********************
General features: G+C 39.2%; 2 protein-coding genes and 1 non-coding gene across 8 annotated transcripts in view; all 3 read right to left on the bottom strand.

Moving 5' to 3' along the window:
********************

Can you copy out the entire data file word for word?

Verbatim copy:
General features: G+C 39.2%; 2 protein-coding genes and 1 non-coding gene across 8 annotated transcripts in view; all 3 read right to left on the bottom strand.

Moving 5' to 3' along the window: